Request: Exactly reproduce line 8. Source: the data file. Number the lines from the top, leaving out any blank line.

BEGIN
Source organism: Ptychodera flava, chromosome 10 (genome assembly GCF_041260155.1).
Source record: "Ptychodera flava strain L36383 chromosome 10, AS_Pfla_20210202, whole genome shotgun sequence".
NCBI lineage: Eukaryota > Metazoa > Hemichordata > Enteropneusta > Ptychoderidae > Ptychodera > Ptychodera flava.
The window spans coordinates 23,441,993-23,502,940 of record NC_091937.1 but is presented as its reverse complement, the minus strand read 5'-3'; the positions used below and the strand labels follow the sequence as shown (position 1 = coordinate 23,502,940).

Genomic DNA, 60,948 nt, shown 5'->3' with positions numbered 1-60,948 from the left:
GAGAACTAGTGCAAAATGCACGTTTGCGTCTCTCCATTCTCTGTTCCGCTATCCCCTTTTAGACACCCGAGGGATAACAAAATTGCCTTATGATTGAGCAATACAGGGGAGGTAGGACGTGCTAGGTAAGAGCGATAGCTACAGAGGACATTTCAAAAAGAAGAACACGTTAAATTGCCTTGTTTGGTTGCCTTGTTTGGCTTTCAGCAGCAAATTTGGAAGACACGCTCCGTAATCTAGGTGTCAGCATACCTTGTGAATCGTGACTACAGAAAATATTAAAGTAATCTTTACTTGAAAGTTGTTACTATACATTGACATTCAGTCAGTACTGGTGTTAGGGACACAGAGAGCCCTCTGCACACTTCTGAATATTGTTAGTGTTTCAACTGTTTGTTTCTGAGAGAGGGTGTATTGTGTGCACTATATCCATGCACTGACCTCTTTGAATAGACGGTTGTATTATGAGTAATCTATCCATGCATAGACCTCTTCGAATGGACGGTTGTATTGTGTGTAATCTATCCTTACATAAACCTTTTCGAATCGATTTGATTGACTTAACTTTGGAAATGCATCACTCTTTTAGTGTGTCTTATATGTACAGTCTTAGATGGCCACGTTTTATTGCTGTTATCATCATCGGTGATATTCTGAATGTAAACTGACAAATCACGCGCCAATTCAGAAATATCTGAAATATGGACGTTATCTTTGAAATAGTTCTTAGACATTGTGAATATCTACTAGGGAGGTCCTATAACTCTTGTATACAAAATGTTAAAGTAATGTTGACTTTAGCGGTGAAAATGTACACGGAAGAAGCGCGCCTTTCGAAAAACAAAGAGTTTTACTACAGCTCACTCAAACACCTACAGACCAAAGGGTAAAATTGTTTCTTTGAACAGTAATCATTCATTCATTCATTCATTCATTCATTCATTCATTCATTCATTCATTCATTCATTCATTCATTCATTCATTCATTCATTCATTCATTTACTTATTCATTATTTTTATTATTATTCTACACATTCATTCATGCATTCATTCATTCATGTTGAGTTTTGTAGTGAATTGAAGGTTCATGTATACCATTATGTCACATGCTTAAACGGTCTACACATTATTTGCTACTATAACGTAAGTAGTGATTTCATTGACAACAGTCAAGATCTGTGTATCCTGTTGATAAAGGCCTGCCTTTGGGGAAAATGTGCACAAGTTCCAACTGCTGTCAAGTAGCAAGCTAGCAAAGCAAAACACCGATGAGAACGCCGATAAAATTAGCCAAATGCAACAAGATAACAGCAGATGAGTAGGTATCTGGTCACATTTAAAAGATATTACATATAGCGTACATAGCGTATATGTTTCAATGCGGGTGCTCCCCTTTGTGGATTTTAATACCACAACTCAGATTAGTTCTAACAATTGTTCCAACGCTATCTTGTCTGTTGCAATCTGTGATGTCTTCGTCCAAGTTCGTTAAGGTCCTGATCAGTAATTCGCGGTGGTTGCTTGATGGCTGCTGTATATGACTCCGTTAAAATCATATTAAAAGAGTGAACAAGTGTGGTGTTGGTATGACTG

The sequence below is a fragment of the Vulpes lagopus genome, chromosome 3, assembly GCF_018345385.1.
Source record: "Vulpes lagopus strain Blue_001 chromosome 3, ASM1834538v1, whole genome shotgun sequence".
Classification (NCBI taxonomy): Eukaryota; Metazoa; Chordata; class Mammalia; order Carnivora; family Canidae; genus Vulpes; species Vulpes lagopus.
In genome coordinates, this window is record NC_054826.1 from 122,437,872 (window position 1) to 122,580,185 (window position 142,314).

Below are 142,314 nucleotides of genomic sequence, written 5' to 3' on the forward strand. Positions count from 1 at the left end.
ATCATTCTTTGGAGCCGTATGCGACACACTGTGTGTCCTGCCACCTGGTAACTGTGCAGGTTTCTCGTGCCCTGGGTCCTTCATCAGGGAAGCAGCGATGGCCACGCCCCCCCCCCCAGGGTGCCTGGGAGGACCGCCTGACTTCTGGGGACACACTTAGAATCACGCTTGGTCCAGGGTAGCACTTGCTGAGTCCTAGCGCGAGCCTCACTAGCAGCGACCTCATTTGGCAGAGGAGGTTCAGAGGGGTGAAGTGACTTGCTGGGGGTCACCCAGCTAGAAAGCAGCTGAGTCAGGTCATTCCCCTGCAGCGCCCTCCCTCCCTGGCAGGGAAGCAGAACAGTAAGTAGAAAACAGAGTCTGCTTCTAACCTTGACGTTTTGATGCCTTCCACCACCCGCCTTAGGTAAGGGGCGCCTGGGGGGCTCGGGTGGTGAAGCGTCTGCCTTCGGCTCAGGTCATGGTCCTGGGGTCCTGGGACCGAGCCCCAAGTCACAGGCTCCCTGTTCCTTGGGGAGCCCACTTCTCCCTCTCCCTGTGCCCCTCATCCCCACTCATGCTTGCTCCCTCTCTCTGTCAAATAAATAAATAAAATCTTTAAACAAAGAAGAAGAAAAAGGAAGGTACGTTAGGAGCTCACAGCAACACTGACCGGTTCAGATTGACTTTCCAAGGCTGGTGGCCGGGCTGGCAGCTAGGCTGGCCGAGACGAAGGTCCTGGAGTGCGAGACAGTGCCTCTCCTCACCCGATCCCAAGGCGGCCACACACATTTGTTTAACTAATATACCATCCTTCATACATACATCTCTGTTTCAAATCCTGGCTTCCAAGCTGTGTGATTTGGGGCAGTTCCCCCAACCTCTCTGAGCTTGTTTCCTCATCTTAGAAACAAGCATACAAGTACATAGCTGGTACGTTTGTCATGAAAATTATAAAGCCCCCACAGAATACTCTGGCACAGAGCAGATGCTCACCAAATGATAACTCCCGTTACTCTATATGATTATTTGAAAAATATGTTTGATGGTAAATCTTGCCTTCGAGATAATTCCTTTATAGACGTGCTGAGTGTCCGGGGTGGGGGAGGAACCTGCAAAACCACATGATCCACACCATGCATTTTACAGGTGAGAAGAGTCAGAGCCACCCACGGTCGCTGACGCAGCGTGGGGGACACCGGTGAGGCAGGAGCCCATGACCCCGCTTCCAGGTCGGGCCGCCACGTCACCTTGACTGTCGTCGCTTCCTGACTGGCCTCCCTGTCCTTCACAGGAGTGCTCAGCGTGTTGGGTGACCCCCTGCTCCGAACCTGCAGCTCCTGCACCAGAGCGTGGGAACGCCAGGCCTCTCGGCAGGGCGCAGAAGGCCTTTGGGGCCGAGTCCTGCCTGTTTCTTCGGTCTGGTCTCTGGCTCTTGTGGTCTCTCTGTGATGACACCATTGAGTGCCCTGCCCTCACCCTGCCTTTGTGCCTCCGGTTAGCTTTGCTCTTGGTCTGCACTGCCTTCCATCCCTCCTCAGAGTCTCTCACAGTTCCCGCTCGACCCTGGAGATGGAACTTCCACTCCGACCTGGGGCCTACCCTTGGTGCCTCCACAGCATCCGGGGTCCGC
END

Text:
Source record: "Vulpes lagopus strain Blue_001 chromosome 3, ASM1834538v1, whole genome shotgun sequence".